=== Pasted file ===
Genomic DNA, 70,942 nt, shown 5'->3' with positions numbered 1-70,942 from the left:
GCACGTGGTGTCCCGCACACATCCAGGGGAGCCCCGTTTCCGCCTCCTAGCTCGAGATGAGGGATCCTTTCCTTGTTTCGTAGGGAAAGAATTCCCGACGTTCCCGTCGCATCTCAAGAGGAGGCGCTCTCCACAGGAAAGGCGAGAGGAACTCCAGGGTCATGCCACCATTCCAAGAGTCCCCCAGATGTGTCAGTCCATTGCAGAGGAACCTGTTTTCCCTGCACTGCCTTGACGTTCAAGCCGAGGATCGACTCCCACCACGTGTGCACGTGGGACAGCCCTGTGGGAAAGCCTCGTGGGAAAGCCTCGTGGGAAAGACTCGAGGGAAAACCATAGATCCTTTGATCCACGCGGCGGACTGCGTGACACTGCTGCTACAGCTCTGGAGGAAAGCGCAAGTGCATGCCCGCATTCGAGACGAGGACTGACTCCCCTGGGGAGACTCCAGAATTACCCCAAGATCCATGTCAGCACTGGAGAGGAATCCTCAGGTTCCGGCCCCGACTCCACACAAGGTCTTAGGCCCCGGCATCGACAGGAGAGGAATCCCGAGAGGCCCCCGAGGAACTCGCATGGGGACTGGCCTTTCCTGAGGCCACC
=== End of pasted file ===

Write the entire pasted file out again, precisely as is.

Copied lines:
Genomic DNA, 70,942 nt, shown 5'->3' with positions numbered 1-70,942 from the left:
GCACGTGGTGTCCCGCACACATCCAGGGGAGCCCCGTTTCCGCCTCCTAGCTCGAGATGAGGGATCCTTTCCTTGTTTCGTAGGGAAAGAATTCCCGACGTTCCCGTCGCATCTCAAGAGGAGGCGCTCTCCACAGGAAAGGCGAGAGGAACTCCAGGGTCATGCCACCATTCCAAGAGTCCCCCAGATGTGTCAGTCCATTGCAGAGGAACCTGTTTTCCCTGCACTGCCTTGACGTTCAAGCCGAGGATCGACTCCCACCACGTGTGCACGTGGGACAGCCCTGTGGGAAAGCCTCGTGGGAAAGCCTCGTGGGAAAGACTCGAGGGAAAACCATAGATCCTTTGATCCACGCGGCGGACTGCGTGACACTGCTGCTACAGCTCTGGAGGAAAGCGCAAGTGCATGCCCGCATTCGAGACGAGGACTGACTCCCCTGGGGAGACTCCAGAATTACCCCAAGATCCATGTCAGCACTGGAGAGGAATCCTCAGGTTCCGGCCCCGACTCCACACAAGGTCTTAGGCCCCGGCATCGACAGGAGAGGAATCCCGAGAGGCCCCCGAGGAACTCGCATGGGGACTGGCCTTTCCTGAGGCCACC